Falling into worlds

12 May 2012

AustralianPlays.org reports on an Australian play on stage 


The reaction was amazing; the audience flowed on to the stage after curtain call and stayed back and talked for so long after the show—about how real it was—quote (and I will never forget it), “Everyone must see this show, to know how it really is out there”.
 

Stephen House in Appalling Behaviour, image by francesco photography.


 

Written on the streets of Paris, Appalling Behaviour takes the audience on a journey into the darkest corners of the seedy urban Paris underworld. From the banks of the Seine river to the tucked-away all-night sleazy clubs, this acclaimed and now widely toured poetic piece is about a man living on the very edge...

Playwright and actor Stephen House continues to tour his acclaimed solo performance.

His next stop is Hobart's Theatre Royal Backspace this month. 

 

Can you pinpoint what drew you to this character in the first place, and the issue of homelessness?

I had been travelling Australia and the world a lot leading into the writing of Appalling Behaviour and I was continually struck by the universal condition 'homelessness' on the streets of everywhere that I went, be it Asia, Europe, USA or Australia.

I was interested in the stories and real people behind the faces I saw on sidewalks or in parks and so began to explore this further.

The development of this play involved immersive research. Is that always your approach, or could you imagine being able to write such a character and his situation purely by way of imagination? Are both approaches valid?

As writers we all work in different ways… I fall completely into the worlds I write of, and create theatre about—I have a living research approach. Maybe not everyone does. I can’t imagine writing it without completely knowing it. All approaches are valid, if valid to he or she that is approaching it.

I never take a factual story and make it into mine. I immerse myself and then from the emotions sparked in me—create a fictional piece with fictional characters true to that spark.

 

As writers we all work in different ways… I fall completely into the worlds I write of, and create theatre about...

Stephen House in Appalling Behaviour, image by Nic Mollison.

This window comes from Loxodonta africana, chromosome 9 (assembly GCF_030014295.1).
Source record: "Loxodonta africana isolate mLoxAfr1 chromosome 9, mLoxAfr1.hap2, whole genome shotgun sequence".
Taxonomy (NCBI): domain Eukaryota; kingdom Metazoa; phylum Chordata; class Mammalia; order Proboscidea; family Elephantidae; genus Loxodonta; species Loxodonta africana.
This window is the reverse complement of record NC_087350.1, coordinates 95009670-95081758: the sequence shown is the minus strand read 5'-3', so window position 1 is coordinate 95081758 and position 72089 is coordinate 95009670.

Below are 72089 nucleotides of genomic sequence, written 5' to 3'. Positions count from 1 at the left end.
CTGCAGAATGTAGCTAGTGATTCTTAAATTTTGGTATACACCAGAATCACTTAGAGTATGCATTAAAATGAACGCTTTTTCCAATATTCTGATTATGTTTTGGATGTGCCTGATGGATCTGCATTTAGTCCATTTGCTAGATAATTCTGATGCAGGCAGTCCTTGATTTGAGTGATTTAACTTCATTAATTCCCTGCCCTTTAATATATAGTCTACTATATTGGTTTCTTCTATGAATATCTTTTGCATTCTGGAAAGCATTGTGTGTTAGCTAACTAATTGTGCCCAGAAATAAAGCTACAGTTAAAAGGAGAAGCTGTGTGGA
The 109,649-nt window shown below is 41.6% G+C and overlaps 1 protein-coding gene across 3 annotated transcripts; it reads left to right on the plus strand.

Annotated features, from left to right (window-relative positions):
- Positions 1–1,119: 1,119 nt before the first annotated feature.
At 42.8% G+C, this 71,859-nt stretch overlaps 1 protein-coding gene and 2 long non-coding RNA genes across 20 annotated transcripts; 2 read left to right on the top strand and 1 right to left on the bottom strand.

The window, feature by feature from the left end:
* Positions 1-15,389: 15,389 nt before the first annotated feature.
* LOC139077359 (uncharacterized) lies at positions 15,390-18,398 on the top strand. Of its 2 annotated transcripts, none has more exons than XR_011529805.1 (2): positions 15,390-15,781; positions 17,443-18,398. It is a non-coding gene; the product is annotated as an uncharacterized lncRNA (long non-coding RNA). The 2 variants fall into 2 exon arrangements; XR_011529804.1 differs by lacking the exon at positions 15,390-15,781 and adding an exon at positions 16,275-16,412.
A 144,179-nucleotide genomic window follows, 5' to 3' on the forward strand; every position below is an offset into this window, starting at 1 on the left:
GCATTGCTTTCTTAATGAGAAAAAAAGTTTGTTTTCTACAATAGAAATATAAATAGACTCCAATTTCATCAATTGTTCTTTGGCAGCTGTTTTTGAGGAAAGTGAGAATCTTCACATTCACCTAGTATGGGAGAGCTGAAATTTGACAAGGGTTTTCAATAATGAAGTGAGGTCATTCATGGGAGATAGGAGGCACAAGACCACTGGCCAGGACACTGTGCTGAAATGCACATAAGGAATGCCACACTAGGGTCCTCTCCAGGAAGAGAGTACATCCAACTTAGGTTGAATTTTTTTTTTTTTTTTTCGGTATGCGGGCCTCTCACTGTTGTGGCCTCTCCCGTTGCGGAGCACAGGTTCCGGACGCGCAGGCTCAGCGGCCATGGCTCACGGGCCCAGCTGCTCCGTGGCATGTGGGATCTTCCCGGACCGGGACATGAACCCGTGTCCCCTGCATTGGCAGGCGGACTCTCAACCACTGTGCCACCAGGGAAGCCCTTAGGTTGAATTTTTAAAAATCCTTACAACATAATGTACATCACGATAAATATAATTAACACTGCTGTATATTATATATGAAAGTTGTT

This is a play with an obvious social conscience. As playwright how do you understand your role? Should your plays educate, or provoke or entertain… or something else entirely?

I never really set out to make change or political statements. I intend in all my work to reflect elements of humanity with a truth—often (as I’m told) with a brutal and confronting truth.

But if the stories appear as theatre then they must be created with the craft of well-made theatre and also entertain, in some way.

With that said, outside bodies have for many years seen my work as a tool for making change or creating awareness about an issue. After an early reading Appalling Behaviour attracted a major sponsorship from a SA Government Homelessness Department (and big controversy related to that) and has featured in National Homeless Week programs in SA and WA. I have also been commissioned often to create theatre to raise awareness over issues, so maybe my social consciousness looms more than I think.

I intend my work to entertain and create discussion.


You've been touring this play for a couple of years now. Has it changed at all in this time, or has the script and performance remained consistent?

The script has never changed a word; I know now when I have finished a play. The changes occur before and sometimes during rehearsal. Appalling Behaviour was finished, totally, before it opened. I have remained true to every word over around 70 performances of this piece (I hate to miss even a word).